The Church of Francis: ” “prayer and geopolitics” “

The Pope's relentless commitment to increase Catholics' open and serene presence in our complex era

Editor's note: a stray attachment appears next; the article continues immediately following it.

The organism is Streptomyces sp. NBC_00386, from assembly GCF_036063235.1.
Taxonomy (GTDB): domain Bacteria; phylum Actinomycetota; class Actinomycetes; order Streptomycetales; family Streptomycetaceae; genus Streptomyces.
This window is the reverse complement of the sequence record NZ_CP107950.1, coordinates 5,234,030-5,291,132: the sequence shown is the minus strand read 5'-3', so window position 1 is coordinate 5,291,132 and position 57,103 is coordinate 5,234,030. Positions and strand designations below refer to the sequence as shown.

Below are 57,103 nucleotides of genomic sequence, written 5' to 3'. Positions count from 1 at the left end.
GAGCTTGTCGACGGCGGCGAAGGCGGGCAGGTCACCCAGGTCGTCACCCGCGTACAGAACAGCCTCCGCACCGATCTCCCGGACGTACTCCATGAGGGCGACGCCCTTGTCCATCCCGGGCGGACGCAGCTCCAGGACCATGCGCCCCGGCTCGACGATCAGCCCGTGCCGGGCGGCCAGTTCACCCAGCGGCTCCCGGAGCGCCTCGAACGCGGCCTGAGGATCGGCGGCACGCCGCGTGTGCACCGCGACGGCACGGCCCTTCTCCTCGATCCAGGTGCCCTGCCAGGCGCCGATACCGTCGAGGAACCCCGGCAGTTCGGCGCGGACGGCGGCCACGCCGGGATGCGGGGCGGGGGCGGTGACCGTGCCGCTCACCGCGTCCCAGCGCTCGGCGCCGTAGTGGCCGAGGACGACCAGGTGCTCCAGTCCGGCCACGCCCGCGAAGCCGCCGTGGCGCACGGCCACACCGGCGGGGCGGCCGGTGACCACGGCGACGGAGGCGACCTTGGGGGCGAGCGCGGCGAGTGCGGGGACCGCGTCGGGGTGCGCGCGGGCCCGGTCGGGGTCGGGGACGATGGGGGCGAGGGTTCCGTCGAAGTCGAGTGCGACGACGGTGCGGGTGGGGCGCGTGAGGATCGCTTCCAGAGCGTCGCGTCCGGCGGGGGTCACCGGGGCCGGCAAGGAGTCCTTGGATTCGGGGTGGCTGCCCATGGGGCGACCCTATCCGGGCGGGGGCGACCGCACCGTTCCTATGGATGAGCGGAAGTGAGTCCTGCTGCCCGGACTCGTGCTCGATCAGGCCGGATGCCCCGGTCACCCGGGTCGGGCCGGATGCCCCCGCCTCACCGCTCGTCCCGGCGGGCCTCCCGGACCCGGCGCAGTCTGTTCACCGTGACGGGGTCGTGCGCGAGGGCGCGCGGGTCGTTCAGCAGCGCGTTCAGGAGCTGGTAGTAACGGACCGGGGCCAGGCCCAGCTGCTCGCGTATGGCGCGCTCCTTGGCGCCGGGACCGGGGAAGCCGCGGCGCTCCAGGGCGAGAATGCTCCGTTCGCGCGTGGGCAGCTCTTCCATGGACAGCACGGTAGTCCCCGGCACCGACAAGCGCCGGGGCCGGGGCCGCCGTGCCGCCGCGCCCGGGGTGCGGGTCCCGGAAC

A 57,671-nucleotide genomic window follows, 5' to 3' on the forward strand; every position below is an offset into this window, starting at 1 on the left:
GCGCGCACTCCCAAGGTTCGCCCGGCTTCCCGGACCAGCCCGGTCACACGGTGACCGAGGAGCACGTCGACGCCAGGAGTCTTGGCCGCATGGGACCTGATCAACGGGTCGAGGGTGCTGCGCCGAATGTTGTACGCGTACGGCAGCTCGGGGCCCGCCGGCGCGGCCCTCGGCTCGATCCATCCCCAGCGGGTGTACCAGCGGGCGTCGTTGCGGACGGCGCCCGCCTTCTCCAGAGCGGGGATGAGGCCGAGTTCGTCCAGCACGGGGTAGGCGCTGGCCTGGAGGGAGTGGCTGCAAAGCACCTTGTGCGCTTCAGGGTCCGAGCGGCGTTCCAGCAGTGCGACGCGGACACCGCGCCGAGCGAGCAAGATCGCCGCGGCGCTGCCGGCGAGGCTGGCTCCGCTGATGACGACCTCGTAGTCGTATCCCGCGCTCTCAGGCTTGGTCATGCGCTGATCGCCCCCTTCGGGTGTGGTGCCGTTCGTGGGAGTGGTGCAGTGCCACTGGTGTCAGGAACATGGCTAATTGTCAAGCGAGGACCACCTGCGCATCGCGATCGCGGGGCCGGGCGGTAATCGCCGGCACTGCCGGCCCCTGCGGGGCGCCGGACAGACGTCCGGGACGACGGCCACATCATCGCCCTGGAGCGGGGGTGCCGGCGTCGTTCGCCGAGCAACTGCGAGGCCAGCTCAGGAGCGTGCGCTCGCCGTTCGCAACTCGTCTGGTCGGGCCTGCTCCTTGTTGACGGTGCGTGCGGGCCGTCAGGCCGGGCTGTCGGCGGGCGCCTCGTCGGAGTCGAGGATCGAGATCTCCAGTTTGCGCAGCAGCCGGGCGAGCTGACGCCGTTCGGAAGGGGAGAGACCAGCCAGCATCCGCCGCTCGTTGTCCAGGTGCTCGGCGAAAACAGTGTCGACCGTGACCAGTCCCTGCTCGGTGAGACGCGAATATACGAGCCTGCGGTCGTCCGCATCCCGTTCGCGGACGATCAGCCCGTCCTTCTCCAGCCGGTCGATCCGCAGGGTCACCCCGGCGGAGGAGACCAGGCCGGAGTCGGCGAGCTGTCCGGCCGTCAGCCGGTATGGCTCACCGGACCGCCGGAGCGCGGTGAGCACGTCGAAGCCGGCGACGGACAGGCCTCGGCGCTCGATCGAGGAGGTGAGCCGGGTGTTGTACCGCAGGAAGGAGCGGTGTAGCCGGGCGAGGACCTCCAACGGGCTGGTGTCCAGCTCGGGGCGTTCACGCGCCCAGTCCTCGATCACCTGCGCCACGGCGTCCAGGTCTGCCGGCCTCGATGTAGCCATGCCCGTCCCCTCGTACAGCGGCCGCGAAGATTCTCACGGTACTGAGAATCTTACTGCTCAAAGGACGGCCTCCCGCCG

“‘In these cases, where there is an unjust aggression, I can only say that it is licit to stop the unjust aggressor. I underscore the verb ‘stop'”. The Pope’s press conference on the return flight from a most significant visit to Korea has gained worldwide attention. Pope Francis, with his renowned “callejero method” made a set of very important statements on structural issues pertaining to global geo-political current events. First of all, he referred to the situation in Iraq. In the first days of August, the Pope reiterated – as his predecessors had done before him in the World War era, that broke out precisely one hundred years ago – “no more war”. He has now underlined the need for concrete action in given circumstances. Without entering into the merits of this case, which is not the Church’s competence, yet in clear terms, Bergoglio added: “I’m not saying ‘bomb’ or ‘make war,’ just ‘stop.'” Indeed, “the means that can be used to stop them must be evaluated”. His Holiness went on: “To stop an unjust aggressor is a right of humanity, but it is also a right of the aggressor to be stopped in order not to do evil deeds”. This emphasis, which is obviously not incidental, prompts further reflection that the Pope broached when answering questions from journalists. The first statement was rapidly echoed throughout the whole world, juxtaposed by concerned questions on our collective future that spread across the Internet. “Today – Pope Francis said in simple words – we are in a world at war everywhere! Someone told me, ‘You know, Father, we are in the Third World War, but it is being fought ‘piecemeal.’ Do you understand? It is a world at war, where these acts of cruelty take place”. Never like this year – has a Pope been more accurate and timely in denouncing Christians’ martyrdom, along with that of all persecuted peoples and individuals. We have thus reached the essence of the Magisterium whereby with apparently colloquial – albeit straightforward terms – Pope Francis is developing the major themes of global geopolitics, with utmost clarity and realism. In order to look forward a third passage is crucial: when answering a question on whether the prayer for peace in the Holy Land held in the Vatican could be described as “a failure”, the Pope highlighted the significance and the topical relevance of that gesture that “has opened the door of prayer”. In fact, we must “say to humanity that together with the path of negotiation – which is important, and of dialogue – which is also important, there is also the path of prayer”. The resumption of armed conflict in Gaza “was circumstantial. The meeting itself was not circumstantial: prayer is a basic step, a basic human attitude”. This is the fundamental shape whereby the Church and Catholic faithful are present in our complex world. It is the foundation for the development of serene, open and decisive interlocution which is a resource for us all, and to which Pope Francis is relentlessly committed.

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